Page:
Questions and Answers
What is the easiest and cheapest way to landscape my garden?I have a rented house with a garden of about 100ft.It has large fur trees at in a row at the end, a small patio area by the patio doors about 3 ft depth and on the right has a brick built outbuilding with a small patio area behind it which has broken slabs.I have a 6ft wooden fence on one side and a brick built wall/fence thing on the other, the garden is mainly grass and quite uneven and slopes upwards. The grass area is raised about a foot compared to the patio area by the house.Any ideas on how i can make it look pretty this summer. Hoping to have family and friend round for BBQs.
Also is it ok to have a vegeatble plot? What would i need to do for this?
adminIf you aren’t sure just how many years you’ll be living in this house, the obvious answer is to use pots to grow lots of colorful plants, and veggies, too. Get as many large plastic pots as you can beg, buy, or scrounge. Invest in good-quality potting soil.Buy seeds of easy-grow annuals for flowering plants and vegetables. Buy some “striking hormone” or “rooting hormone” and use it on cuttings of plants you like, taken from family, friends’ and neighbors’ gardens.Handy hint: grow fast-growing ivies, such as English ivy or Virginia creeper, in large pots set up high on something (such as a brick-and-board shelf), and when the ivy fills out and spills over the pot, it’ll cover not only the pot but the shelf it’s sitting on, too — a great disguise for an ugly shelf. Put several large ivy-pots in a row, such as along the base of a brick wall, and the filled-out ivy will look like a low hedge, but with a *lot* less clipping.You can set the plants all around the yard and patio, putting pots of shade-loving plants under the trees, and sun-lovers in the more light-filled spots. If any of those masonry walls sit in full sun most of the day (more than 6 hours), then put the plants that like warmer temperatures along the walls.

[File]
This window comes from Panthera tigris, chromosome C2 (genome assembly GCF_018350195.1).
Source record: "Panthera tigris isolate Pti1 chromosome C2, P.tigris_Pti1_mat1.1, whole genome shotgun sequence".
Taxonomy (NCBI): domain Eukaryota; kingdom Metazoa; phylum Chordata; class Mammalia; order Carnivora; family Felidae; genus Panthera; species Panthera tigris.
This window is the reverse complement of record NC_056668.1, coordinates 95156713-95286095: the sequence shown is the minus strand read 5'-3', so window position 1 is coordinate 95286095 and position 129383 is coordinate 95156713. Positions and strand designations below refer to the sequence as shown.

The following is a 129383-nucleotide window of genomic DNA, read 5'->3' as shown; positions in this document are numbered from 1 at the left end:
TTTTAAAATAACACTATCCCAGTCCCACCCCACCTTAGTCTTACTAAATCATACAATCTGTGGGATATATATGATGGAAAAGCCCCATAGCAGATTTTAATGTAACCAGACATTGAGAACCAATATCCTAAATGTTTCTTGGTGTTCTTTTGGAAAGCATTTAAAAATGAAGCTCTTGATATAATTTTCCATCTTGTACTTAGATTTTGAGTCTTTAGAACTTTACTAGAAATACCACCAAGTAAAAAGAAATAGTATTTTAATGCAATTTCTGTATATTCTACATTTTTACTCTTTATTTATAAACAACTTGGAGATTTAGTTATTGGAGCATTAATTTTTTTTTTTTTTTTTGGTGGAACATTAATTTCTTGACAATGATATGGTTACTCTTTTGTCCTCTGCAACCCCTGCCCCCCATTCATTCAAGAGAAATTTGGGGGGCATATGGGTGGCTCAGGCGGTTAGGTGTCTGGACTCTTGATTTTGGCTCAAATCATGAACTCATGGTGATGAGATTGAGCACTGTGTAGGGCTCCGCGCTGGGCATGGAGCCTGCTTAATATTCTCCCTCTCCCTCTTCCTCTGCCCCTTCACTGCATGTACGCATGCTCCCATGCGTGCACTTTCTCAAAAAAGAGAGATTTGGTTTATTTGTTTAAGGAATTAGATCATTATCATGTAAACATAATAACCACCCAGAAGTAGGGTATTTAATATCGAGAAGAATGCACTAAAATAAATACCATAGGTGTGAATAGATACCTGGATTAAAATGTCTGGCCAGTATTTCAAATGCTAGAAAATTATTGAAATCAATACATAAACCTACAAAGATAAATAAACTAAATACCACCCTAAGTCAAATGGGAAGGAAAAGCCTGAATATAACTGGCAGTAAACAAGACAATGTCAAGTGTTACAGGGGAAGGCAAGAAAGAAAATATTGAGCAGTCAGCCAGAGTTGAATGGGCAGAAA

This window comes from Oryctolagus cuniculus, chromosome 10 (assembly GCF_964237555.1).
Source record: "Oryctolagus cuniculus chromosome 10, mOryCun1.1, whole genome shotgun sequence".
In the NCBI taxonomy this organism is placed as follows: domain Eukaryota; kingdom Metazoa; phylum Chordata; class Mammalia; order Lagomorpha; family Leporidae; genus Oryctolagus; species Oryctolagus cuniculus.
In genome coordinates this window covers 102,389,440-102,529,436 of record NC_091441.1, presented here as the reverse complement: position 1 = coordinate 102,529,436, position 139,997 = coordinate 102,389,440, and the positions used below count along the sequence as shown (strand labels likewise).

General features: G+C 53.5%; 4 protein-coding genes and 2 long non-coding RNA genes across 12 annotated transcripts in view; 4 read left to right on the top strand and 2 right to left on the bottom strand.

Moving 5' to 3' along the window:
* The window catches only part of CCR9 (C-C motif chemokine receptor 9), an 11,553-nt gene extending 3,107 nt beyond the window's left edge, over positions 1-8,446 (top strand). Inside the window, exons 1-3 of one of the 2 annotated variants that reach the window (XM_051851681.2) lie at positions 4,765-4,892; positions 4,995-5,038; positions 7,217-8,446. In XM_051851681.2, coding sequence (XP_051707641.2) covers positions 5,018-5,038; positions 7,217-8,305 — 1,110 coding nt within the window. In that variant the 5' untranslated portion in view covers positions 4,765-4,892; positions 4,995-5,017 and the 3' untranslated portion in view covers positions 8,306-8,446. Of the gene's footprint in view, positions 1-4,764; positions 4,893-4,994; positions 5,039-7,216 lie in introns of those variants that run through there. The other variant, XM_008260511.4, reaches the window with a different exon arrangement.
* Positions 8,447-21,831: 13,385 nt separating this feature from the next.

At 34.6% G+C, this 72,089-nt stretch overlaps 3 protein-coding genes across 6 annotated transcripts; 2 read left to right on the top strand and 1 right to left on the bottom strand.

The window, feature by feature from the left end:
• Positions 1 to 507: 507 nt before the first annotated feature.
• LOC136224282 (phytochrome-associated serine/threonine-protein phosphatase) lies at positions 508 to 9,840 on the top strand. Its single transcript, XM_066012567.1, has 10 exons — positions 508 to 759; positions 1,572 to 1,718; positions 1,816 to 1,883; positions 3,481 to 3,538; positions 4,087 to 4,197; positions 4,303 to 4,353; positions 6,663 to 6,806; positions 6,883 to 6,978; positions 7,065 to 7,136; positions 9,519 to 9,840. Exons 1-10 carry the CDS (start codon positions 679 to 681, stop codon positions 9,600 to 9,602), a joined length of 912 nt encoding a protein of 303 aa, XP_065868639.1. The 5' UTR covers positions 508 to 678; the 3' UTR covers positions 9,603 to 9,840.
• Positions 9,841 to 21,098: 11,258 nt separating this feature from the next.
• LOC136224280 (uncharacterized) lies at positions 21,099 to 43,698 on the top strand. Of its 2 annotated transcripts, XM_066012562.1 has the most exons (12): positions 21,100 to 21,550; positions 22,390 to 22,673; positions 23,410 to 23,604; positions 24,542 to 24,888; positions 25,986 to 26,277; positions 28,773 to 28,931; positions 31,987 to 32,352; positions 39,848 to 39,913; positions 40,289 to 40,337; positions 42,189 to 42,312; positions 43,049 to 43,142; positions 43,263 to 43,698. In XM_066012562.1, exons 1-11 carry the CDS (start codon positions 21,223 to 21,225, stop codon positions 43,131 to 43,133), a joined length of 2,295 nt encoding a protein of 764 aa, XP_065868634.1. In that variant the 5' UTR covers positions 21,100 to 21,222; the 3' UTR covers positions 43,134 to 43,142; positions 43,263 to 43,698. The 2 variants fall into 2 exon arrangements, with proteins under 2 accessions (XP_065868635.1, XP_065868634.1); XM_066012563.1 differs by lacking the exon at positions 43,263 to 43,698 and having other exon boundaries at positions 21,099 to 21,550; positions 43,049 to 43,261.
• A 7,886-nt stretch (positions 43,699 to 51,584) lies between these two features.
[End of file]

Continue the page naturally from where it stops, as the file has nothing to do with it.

Pots can be set directly on the ground, or you can raise them up on very simple board-and-brick shelves. The shelves are especially useful wherever the ground is too sloping or too uneven to set pots upright so they look nicest. These shelves can also be made larger, depending on what the sizes and shapes of spaces are that you most want to fill: you can use bricks, fancy landscaping “stones,” or common cement blocks for the shelf-risers, plus any boards you can scrounge or afford to buy. You can make a “bookshelf” structure, or a “stair-step” shelf arrangement, or just make low “bench” shelves all around the outside edge of the garden.
The pots should have water-catching dishes underneath each one, which will catch excess water and cut down a little the amount of time you spend watering them all.
Here’s a sort of basic overview of small-garden (standard gardening) options, including a link to a good site about Square-Foot Veggie Gardens:
Here’s a pretty good site covering container gardening, including tips on having a water-feature in a container: Http://www.ext.colostate.edu/pubs/garden…
They write whole books about this, so there’s no way a really full answer can be given on Y!A (they have character limits, here). But there are lots of ideas and how-tos on the internet — you don’t have to actually tell anyone you got your “landscaper’s degree” at the Univ. Of Google!
On both sides the garden is split in to 3 tiers. I have a dog, although he wont be out there much, but i was just wondering if any one can give me any ideas on how to make it look nice – would like some flowers out there – hanging baskets etc. It just needs a bit of designing. Any advice ?
Landscaping And Gardening?How are they differ?
adminGardening generally refers to growing fruits, vegetables and herbs – edible vegetation. Landscaping refers to ornamental planting. Trees, shrubs and flowers in beds to improve curb appeal and overall enjoyment of your yard.Good luck.